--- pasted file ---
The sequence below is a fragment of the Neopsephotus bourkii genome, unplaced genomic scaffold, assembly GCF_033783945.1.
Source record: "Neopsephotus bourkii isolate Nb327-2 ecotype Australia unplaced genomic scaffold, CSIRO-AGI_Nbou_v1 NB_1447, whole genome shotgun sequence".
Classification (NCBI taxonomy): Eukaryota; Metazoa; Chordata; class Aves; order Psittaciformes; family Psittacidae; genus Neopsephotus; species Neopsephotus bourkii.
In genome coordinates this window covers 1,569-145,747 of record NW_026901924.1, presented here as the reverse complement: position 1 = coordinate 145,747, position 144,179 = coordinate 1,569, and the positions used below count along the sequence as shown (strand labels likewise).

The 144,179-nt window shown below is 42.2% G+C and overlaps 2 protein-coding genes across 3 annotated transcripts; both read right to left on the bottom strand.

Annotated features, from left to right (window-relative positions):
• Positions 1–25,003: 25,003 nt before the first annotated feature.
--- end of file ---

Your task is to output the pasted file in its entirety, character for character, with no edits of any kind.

The sequence below is a fragment of the Neopsephotus bourkii genome, unplaced genomic scaffold, assembly GCF_033783945.1.
Source record: "Neopsephotus bourkii isolate Nb327-2 ecotype Australia unplaced genomic scaffold, CSIRO-AGI_Nbou_v1 NB_1447, whole genome shotgun sequence".
Classification (NCBI taxonomy): Eukaryota; Metazoa; Chordata; class Aves; order Psittaciformes; family Psittacidae; genus Neopsephotus; species Neopsephotus bourkii.
In genome coordinates this window covers 1,569-145,747 of record NW_026901924.1, presented here as the reverse complement: position 1 = coordinate 145,747, position 144,179 = coordinate 1,569, and the positions used below count along the sequence as shown (strand labels likewise).

The 144,179-nt window shown below is 42.2% G+C and overlaps 2 protein-coding genes across 3 annotated transcripts; both read right to left on the bottom strand.

Annotated features, from left to right (window-relative positions):
• Positions 1–25,003: 25,003 nt before the first annotated feature.